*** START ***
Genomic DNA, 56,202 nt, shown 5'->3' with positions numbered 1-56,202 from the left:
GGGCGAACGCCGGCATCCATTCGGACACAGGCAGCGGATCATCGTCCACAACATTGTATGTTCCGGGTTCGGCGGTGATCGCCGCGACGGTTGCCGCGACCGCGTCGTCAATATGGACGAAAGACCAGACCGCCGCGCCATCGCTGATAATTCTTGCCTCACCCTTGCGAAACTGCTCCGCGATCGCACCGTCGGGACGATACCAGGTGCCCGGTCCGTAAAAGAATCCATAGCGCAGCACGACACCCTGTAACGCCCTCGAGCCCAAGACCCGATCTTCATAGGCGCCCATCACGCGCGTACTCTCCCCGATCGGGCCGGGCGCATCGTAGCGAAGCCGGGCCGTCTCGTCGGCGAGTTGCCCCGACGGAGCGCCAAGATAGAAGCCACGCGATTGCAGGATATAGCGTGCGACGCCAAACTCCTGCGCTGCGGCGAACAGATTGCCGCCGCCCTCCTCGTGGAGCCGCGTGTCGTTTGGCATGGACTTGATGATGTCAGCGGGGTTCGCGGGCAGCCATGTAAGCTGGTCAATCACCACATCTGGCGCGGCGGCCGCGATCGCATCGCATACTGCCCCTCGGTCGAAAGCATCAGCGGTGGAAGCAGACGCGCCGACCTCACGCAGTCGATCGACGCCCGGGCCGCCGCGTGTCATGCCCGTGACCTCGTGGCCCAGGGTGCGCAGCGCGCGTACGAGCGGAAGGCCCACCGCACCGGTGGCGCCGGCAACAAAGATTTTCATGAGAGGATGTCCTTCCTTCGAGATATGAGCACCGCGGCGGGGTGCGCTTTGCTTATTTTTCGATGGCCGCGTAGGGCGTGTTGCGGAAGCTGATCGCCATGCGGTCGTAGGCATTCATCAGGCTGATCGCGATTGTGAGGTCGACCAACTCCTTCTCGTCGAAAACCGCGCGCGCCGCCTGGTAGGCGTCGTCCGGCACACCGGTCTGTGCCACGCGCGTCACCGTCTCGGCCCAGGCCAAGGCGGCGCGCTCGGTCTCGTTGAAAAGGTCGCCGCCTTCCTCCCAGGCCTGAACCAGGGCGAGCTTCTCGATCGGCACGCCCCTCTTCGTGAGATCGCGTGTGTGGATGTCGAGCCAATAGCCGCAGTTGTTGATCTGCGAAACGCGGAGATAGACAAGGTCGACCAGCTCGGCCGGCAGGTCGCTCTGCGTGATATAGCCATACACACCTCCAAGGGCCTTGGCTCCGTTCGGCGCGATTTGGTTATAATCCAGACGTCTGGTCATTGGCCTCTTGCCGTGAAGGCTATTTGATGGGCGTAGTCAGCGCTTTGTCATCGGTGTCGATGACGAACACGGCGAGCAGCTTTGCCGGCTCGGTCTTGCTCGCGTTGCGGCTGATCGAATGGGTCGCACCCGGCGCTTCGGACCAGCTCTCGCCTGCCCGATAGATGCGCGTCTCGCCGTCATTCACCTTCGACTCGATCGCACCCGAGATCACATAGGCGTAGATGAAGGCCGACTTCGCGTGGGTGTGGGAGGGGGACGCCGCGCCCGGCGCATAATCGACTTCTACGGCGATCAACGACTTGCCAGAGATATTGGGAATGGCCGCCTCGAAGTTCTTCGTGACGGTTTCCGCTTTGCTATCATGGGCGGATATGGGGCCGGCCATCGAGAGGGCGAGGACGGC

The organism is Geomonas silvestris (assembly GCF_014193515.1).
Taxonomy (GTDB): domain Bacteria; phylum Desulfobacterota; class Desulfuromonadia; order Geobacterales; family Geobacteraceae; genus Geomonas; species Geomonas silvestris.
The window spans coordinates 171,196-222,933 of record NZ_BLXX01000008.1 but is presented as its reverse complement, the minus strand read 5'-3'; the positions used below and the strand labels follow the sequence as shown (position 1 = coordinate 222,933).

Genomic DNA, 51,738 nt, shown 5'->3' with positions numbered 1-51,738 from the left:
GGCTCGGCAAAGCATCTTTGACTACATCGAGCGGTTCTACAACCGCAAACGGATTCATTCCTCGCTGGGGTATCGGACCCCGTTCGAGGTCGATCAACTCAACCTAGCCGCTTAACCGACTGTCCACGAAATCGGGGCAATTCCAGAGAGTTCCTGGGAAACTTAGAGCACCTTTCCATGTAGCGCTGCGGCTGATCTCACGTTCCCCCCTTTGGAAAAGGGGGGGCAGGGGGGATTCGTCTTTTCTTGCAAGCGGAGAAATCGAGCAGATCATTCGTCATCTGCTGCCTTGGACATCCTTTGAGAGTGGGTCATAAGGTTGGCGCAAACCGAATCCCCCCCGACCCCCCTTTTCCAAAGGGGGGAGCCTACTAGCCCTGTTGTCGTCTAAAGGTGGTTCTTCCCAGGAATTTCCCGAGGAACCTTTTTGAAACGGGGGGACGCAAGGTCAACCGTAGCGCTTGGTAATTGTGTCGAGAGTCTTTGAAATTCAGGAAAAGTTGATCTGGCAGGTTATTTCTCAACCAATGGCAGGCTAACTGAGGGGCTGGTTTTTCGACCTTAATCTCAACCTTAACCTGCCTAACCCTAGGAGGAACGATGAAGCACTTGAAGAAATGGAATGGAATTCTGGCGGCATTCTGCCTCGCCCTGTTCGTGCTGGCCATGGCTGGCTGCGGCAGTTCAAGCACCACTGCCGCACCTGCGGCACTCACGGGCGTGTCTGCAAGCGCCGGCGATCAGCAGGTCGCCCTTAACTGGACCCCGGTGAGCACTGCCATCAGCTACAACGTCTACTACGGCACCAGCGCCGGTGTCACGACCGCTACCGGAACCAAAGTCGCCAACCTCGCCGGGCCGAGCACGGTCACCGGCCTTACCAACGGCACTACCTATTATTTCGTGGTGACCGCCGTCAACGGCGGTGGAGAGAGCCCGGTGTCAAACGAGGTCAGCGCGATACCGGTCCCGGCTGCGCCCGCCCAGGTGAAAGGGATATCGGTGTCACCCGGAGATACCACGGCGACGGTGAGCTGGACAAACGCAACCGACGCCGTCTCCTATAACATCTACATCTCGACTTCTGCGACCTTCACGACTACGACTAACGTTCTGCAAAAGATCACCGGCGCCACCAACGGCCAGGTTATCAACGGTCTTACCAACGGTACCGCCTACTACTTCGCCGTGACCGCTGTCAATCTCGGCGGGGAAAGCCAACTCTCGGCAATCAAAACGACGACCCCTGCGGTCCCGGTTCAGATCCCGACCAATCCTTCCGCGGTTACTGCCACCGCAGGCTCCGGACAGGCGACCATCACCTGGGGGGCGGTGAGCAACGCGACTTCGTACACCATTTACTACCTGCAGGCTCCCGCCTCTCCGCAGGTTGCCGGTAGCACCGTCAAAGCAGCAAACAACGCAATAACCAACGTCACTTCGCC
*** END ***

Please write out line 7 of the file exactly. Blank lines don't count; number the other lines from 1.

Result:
GGCTCGGCAAAGCATCTTTGACTACATCGAGCGGTTCTACAACCGCAAACGGATTCATTCCTCGCTGGGGTATCGGACCCCGTTCGAGGTCGATCAACTCAACCTAGCCGCTTAACCGACTGTCCACGAAATCGGGGCAATTCCAGAGAGTTCCTGGGAAACTTAGAGCACCTTTCCATGTAGCGCTGCGGCTGATCTCACGTTCCCCCCTTTGGAAAAGGGGGGGCAGGGGGGATTCGTCTTTTCTTGCAAGCGGAGAAATCGAGCAGATCATTCGTCATCTGCTGCCTTGGACATCCTTTGAGAGTGGGTCATAAGGTTGGCGCAAACCGAATCCCCCCCGACCCCCCTTTTCCAAAGGGGGGAGCCTACTAGCCCTGTTGTCGTCTAAAGGTGGTTCTTCCCAGGAATTTCCCGAGGAACCTTTTTGAAACGGGGGGACGCAAGGTCAACCGTAGCGCTTGGTAATTGTGTCGAGAGTCTTTGAAATTCAGGAAAAGTTGATCTGGCAGGTTATTTCTCAACCAATGGCAGGCTAACTGAGGGGCTGGTTTTTCGACCTTAATCTCAACCTTAACCTGCCTAACCCTAGGAGGAACGATGAAGCACTTGAAGAAATGGAATGGAATTCTGGCGGCATTCTGCCTCGCCCTGTTCGTGCTGGCCATGGCTGGCTGCGGCAGTTCAAGCACCACTGCCGCACCTGCGGCACTCACGGGCGTGTCTGCAAGCGCCGGCGATCAGCAGGTCGCCCTTAACTGGACCCCGGTGAGCACTGCCATCAGCTACAACGTCTACTACGGCACCAGCGCCGGTGTCACGACCGCTACCGGAACCAAAGTCGCCAACCTCGCCGGGCCGAGCACGGTCACCGGCCTTACCAACGGCACTACCTATTATTTCGTGGTGACCGCCGTCAACGGCGGTGGAGAGAGCCCGGTGTCAAACGAGGTCAGCGCGATACCGGTCCCGGCTGCGCCCGCCCAGGTGAAAGGGATATCGGTGTCACCCGGAGATACCACGGCGACGGTGAGCTGGACAAACGCAACCGACGCCGTCTCCTATAACATCTACATCTCGACTTCTGCGACCTTCACGACTACGACTAACGTTCTGCAAAAGATCACCGGCGCCACCAACGGCCAGGTTATCAACGGTCTTACCAACGGTACCGCCTACTACTTCGCCGTGACCGCTGTCAATCTCGGCGGGGAAAGCCAACTCTCGGCAATCAAAACGACGACCCCTGCGGTCCCGGTTCAGATCCCGACCAATCCTTCCGCGGTTACTGCCACCGCAGGCTCCGGACAGGCGACCATCACCTGGGGGGCGGTGAGCAACGCGACTTCGTACACCATTTACTACCTGCAGGCTCCCGCCTCTCCGCAGGTTGCCGGTAGCACCGTCAAAGCAGCAAACAACGCAATAACCAACGTCACTTCGCC